How to handle temperature & labor stressors
Many workers and outdoor enthusiasts’ are exposed to temperature extremes throughout the day. Most of the time this is due to work, exercise or in my case, a circulatory disorder which can make me sweat profusely. My core temperature will suddenly drop, forcing my body to overcompensate by elevating and supercharging my body temperature which results in overheating. Living in a part of the world with massive temperature swings from -4˚F in the winter to 95˚F in the summer does not help me either, and is the primary reason that I began my research into resolving heat stress.
Over-taxing the body
Heat stress arises from a variety of both environmental and physical elements. It can be due to extreme outdoors temperature, lack of climate controlled environments and wearing apparel that doesn’t breathe, to over-taxing the body until it exhausts itself, which can lead from mild discomfort to death.
Heat exhaustion is not only our body’s way of informing us that we are not cooling down properly, but an indicator of how much it can impact productivity. Back in 1968, NASA's heat stress report CR-1205 found that temperatures over 80°F have a marked NEGATIVE effect on both the productivity and accuracy of work. At 95°F the report showed that study participants were found to make 60 mistakes per hour. That's one mistake every minute. That report is still used today by safety teams to create optimal work environments.
When compounding high heat with intense physical labor or exercise, the body cannot effectively regulate blood flow to the surface of the skin to dissipate the heat. In order to compensate, the body will begin to increase the sweat levels, thereby exhausting excess heat, but at the same time losing fluids that need to be replenished. Failure to do so often results in loss of strength, nausea, headaches or even worse.
When the body can’t keep up
If the body is unable to regulate and cool itself, it will begin to store heat (overheat), and like a car engine, it will begin to stall, resulting in something as simple as a loss of concentration that can quickly escalate to a total loss of consciousness.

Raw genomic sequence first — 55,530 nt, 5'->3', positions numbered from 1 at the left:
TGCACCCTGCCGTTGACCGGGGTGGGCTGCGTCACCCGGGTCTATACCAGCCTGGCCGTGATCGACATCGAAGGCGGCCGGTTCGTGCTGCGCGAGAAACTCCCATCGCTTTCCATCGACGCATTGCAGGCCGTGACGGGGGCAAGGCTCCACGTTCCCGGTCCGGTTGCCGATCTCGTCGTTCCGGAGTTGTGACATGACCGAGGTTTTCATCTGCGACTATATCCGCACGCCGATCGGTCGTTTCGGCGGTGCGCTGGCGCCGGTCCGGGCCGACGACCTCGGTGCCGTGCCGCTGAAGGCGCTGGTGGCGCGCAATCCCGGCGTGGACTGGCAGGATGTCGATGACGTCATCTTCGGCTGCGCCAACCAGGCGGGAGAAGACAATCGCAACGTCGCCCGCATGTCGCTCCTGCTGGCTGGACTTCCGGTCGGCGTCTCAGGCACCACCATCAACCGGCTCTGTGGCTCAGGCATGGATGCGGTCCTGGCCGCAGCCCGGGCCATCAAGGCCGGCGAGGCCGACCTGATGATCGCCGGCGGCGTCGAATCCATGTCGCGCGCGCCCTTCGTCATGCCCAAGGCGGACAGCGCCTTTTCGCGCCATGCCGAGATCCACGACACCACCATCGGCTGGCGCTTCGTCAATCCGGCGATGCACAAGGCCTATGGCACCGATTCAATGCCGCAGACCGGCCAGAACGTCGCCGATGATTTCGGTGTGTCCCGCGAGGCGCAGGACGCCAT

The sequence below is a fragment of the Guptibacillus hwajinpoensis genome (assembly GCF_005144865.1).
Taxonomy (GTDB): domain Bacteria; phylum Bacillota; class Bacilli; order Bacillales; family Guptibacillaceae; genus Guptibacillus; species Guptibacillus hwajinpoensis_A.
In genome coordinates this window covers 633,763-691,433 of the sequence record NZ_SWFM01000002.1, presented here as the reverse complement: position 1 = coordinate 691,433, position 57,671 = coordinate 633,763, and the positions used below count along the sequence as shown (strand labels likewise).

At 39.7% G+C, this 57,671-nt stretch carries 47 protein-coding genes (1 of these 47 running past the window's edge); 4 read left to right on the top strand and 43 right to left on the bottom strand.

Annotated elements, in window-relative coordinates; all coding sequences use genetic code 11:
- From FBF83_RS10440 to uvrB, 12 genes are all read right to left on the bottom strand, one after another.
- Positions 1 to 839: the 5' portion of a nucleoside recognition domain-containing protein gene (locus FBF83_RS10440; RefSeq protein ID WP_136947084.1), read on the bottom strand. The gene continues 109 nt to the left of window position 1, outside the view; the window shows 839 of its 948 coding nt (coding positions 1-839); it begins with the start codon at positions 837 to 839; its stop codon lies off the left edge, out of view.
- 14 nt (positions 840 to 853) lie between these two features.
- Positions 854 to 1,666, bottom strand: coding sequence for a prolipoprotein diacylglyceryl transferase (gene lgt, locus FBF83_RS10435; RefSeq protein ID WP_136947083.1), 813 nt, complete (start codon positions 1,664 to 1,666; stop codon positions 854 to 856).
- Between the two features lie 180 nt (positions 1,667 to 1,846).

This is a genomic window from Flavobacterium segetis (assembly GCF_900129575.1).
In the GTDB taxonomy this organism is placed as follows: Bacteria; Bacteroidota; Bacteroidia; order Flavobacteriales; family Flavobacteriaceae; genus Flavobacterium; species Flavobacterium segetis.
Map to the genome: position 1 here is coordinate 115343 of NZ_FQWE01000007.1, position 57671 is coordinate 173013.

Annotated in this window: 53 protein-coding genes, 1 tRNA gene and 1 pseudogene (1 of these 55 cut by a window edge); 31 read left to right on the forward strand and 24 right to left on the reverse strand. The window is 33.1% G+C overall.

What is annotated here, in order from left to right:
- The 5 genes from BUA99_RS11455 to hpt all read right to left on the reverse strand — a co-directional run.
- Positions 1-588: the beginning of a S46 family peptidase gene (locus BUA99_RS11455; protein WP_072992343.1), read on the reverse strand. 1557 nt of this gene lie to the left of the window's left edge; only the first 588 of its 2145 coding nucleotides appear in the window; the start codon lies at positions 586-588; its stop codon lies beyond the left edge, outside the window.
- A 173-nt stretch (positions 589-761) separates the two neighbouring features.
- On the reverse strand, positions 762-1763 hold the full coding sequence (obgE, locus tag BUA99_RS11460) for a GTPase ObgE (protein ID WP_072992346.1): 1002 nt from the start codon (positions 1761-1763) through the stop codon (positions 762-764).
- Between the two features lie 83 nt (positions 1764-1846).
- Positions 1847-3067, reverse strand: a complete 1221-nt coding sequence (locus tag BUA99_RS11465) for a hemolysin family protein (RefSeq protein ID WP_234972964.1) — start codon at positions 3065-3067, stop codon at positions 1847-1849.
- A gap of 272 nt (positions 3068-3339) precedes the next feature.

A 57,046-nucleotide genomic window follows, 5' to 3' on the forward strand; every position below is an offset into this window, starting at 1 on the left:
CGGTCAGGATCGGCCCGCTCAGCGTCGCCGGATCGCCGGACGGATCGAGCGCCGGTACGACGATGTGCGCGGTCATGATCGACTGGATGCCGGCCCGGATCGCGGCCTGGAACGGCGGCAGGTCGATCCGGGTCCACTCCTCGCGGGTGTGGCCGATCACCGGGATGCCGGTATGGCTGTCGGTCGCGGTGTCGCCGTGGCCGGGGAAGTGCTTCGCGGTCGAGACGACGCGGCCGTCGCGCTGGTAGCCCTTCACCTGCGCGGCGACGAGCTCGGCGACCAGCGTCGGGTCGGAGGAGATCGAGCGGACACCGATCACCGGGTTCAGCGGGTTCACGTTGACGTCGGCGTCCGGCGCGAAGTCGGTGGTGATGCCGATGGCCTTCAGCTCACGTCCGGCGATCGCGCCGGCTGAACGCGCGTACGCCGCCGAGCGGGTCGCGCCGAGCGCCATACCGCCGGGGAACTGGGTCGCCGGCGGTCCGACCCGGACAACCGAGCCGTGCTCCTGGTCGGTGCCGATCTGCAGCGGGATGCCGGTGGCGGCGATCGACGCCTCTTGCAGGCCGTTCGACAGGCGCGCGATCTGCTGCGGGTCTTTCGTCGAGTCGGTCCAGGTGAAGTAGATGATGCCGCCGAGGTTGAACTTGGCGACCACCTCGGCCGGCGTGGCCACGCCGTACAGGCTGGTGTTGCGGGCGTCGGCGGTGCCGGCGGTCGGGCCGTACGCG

In today’s work environment, it is difficult to remove the mitigating factors without severely altering the corporate bottom line. Here are some cost effective ways how to do it:
- Know your body. Sounds easy enough, but we often push ourselves beyond a safe threshold, resulting in anything from a minor scrape to a full blown catastrophe. If you feel like you need to stop, then stop.
- Hydrate. You don’t need to drink eight cups of water a day to be healthy. You simply need to drink when you are thirsty. However, if you know that there is a possibility of heat stress exposure, then you should pre-emptively drink before your body craves fluids.
- Wear the right clothing for the job. Technology developments in cooling fibers, yarns, fabrics and apparel help maintain and regulate your core temperature and are engineered to keep your body cool even as you heat up. When choosing the appropriate apparel, do your research and make sure the company has proven scientific data, by independent labs and not just a cool tag line.
- Acclimatise to the heat. If the high heat temperatures are new to you, get used to them slowly rather than jumping in full throttle. Your body needs to be given the opportunity to regulate itself and it cannot do so on a whim. A reduced workload and exposure at the beginning will benefit in the long run.
- You can overheat in cold weather. Layering is a necessity in colder climates, but poor moisture management will cause your body to overheat due to the excess humidity created between the layers of clothing. Most winter clothing is not very breathable. Wet clothes can also freeze, causing even more discomfort. Use a cooling base layer to pull the moisture away from your skin and distribute it though the fabric, thereby reducing humidity along with managing the sweating, freezing pendulum.
Increased awareness has guided many companies to take positive steps and implement new protocols revolving around rest and hydration, purchase fans and cooling apparel and worker education. Since we all handle and react differently to heat stress we need to look at new proven technology to help protect ourselves and of course use common sense. Heat stress can happen quickly if you’re not prepared so be aware of your environment, your activity level and your body’s ability to stay cool.